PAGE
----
Northern Prairie Wildlife Research Center
Dye Bedstraw (Galium tinctorium)
- Family: Madder (Rubiaceae)
- Flowering: May-September.
- Field Marks: This is the only slender-leaved bedstraw that has leaves in whorls of 5 or 6, often on the same plant.
- Habitat: Swamps, wet meadows, wet woods, roadside ditches.
- Habit: Perennial herb with fibrous roots.
- Stems: Spreading, often matted, much branched, somewhat rough to the touch, up to 1 1/2 feet long.
- Leaves: Simple, in whorls of 5 or 6, linear to oblanceolate, rounded at the tip, tapering to the base, smooth except on the veins and the margin, up to 1 inch long.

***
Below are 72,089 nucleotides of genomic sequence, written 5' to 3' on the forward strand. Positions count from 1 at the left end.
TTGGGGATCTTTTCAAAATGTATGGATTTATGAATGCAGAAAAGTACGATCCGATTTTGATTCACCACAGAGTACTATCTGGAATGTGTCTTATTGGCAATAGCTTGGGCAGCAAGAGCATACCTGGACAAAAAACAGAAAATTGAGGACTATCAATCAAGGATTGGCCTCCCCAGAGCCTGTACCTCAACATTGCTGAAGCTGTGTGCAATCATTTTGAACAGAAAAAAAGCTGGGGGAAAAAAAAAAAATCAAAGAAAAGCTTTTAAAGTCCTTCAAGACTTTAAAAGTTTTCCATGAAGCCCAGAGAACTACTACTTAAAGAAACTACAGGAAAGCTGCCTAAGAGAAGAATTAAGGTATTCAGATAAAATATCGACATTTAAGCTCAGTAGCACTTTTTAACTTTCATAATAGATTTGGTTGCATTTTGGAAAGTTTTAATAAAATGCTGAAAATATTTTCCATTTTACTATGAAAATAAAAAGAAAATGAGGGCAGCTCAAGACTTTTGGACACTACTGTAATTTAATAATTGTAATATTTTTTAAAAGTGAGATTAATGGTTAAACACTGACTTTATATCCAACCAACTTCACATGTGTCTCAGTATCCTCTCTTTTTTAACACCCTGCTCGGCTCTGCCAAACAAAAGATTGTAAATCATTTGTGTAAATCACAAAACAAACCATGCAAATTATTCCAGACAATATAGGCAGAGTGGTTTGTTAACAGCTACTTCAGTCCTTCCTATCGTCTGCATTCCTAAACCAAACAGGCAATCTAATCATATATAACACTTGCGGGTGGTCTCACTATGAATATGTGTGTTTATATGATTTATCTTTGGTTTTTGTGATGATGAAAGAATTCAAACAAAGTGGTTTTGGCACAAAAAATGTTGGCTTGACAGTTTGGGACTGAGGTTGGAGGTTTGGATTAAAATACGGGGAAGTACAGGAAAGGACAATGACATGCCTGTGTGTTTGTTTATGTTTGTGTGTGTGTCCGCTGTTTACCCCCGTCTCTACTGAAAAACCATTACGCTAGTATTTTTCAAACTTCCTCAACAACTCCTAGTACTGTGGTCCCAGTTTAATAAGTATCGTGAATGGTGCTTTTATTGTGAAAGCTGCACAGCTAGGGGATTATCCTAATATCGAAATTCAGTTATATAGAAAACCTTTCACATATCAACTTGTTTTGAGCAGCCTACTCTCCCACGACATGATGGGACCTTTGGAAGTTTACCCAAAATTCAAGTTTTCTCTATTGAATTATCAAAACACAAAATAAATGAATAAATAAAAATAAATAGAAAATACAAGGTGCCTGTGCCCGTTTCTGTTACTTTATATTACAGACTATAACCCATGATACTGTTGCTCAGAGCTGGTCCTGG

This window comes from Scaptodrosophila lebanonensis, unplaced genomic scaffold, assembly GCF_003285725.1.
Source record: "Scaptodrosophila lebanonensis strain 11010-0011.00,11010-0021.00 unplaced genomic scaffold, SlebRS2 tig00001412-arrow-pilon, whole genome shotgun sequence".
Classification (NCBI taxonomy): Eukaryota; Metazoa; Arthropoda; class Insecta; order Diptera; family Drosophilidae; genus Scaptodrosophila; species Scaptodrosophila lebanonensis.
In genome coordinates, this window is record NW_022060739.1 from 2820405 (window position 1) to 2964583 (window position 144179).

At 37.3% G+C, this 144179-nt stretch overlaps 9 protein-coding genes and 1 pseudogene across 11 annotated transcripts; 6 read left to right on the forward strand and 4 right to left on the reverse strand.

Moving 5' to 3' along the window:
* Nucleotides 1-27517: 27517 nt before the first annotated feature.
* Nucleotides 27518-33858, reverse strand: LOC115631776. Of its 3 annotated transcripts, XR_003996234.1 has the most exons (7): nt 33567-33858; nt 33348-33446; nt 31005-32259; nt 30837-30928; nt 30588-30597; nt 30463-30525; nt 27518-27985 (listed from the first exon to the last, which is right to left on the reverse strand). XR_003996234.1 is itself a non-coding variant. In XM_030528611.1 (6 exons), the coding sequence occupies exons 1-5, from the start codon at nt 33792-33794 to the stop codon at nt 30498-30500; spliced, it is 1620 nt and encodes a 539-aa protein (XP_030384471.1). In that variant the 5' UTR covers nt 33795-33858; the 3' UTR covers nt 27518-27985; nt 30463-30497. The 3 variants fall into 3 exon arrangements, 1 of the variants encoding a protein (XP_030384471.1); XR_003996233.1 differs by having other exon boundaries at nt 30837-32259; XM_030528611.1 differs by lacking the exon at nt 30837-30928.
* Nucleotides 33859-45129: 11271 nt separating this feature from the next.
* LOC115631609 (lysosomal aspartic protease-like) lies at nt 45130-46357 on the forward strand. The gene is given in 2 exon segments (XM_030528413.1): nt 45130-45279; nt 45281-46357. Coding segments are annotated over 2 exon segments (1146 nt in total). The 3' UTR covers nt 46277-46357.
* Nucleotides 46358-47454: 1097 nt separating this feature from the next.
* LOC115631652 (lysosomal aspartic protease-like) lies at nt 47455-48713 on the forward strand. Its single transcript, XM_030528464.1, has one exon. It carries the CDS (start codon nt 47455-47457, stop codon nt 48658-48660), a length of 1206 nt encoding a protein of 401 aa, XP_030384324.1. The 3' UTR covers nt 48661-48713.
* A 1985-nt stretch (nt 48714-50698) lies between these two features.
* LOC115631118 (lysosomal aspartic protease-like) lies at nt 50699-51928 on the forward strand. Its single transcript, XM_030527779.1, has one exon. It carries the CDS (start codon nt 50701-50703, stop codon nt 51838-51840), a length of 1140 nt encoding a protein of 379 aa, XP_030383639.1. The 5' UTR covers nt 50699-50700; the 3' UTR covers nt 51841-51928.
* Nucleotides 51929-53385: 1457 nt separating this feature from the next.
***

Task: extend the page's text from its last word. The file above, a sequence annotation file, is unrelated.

- Flowers: White, often in clusters of 3, with many clusters at the ends of the branches.
- Sepals: Reduced to a small green cup without lobes.
- Petals: 3-4, rarely 5, white, united below.
- Stamens: 3-4, rarely 5.
- Pistils: Ovary inferior.
- Fruits: Borne in pairs, smooth, black at maturity, about 1/16 inch in diameter.
Previous Species -- Bluntleaf Bedstraw (Galium obtusum)
Return to Species List -- Group 7
Next Species -- Small Bedstraw (Galium trifidum)